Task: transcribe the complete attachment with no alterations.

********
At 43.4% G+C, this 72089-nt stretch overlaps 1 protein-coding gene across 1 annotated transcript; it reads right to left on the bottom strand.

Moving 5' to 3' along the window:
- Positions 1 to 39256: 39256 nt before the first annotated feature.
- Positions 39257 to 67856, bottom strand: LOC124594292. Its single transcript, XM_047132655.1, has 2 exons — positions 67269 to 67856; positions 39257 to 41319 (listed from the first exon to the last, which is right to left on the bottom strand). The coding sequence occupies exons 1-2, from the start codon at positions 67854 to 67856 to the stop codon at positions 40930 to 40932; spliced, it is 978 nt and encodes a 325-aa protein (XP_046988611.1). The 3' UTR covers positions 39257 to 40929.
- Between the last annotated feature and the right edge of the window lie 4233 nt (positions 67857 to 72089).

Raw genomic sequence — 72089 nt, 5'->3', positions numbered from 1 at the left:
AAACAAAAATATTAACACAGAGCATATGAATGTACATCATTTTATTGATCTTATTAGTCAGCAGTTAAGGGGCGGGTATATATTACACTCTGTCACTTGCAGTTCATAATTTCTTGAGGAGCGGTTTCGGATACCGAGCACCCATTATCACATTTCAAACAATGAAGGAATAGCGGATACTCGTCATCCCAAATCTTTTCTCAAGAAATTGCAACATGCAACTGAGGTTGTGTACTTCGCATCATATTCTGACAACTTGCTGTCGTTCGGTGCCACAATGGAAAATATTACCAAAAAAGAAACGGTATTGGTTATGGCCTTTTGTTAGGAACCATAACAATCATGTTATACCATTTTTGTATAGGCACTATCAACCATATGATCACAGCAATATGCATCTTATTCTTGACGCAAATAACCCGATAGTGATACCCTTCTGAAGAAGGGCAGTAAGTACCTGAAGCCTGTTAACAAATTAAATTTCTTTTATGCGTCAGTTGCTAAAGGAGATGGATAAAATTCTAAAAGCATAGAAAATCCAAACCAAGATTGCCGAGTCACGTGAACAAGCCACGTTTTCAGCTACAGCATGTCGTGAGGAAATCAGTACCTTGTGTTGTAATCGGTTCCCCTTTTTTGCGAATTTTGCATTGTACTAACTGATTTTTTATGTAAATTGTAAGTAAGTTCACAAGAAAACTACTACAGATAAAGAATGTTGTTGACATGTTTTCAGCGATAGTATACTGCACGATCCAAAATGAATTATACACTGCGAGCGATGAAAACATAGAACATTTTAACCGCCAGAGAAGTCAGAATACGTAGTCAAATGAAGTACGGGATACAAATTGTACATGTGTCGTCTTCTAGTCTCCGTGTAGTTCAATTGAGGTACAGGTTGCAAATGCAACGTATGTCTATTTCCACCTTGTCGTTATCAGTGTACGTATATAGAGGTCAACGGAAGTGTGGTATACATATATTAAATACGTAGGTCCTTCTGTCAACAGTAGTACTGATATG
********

At 43.4% G+C, this 72089-nt stretch overlaps 1 protein-coding gene across 1 annotated transcript; it reads right to left on the bottom strand.

Moving 5' to 3' along the window:
- Positions 1 to 39256: 39256 nt before the first annotated feature.
- Positions 39257 to 67856, bottom strand: LOC124594292. Its single transcript, XM_047132655.1, has 2 exons — positions 67269 to 67856; positions 39257 to 41319 (listed from the first exon to the last, which is right to left on the bottom strand). The coding sequence occupies exons 1-2, from the start codon at positions 67854 to 67856 to the stop codon at positions 40930 to 40932; spliced, it is 978 nt and encodes a 325-aa protein (XP_046988611.1). The 3' UTR covers positions 39257 to 40929.
- Between the last annotated feature and the right edge of the window lie 4233 nt (positions 67857 to 72089).

Raw genomic sequence — 72089 nt, 5'->3', positions numbered from 1 at the left:
AAACAAAAATATTAACACAGAGCATATGAATGTACATCATTTTATTGATCTTATTAGTCAGCAGTTAAGGGGCGGGTATATATTACACTCTGTCACTTGCAGTTCATAATTTCTTGAGGAGCGGTTTCGGATACCGAGCACCCATTATCACATTTCAAACAATGAAGGAATAGCGGATACTCGTCATCCCAAATCTTTTCTCAAGAAATTGCAACATGCAACTGAGGTTGTGTACTTCGCATCATATTCTGACAACTTGCTGTCGTTCGGTGCCACAATGGAAAATATTACCAAAAAAGAAACGGTATTGGTTATGGCCTTTTGTTAGGAACCATAACAATCATGTTATACCATTTTTGTATAGGCACTATCAACCATATGATCACAGCAATATGCATCTTATTCTTGACGCAAATAACCCGATAGTGATACCCTTCTGAAGAAGGGCAGTAAGTACCTGAAGCCTGTTAACAAATTAAATTTCTTTTATGCGTCAGTTGCTAAAGGAGATGGATAAAATTCTAAAAGCATAGAAAATCCAAACCAAGATTGCCGAGTCACGTGAACAAGCCACGTTTTCAGCTACAGCATGTCGTGAGGAAATCAGTACCTTGTGTTGTAATCGGTTCCCCTTTTTTGCGAATTTTGCATTGTACTAACTGATTTTTTATGTAAATTGTAAGTAAGTTCACAAGAAAACTACTACAGATAAAGAATGTTGTTGACATGTTTTCAGCGATAGTATACTGCACGATCCAAAATGAATTATACACTGCGAGCGATGAAAACATAGAACATTTTAACCGCCAGAGAAGTCAGAATACGTAGTCAAATGAAGTACGGGATACAAATTGTACATGTGTCGTCTTCTAGTCTCCGTGTAGTTCAATTGAGGTACAGGTTGCAAATGCAACGTATGTCTATTTCCACCTTGTCGTTATCAGTGTACGTATATAGAGGTCAACGGAAGTGTGGTATACATATATTAAATACGTAGGTCCTTCTGTCAACAGTAGTACTGATATG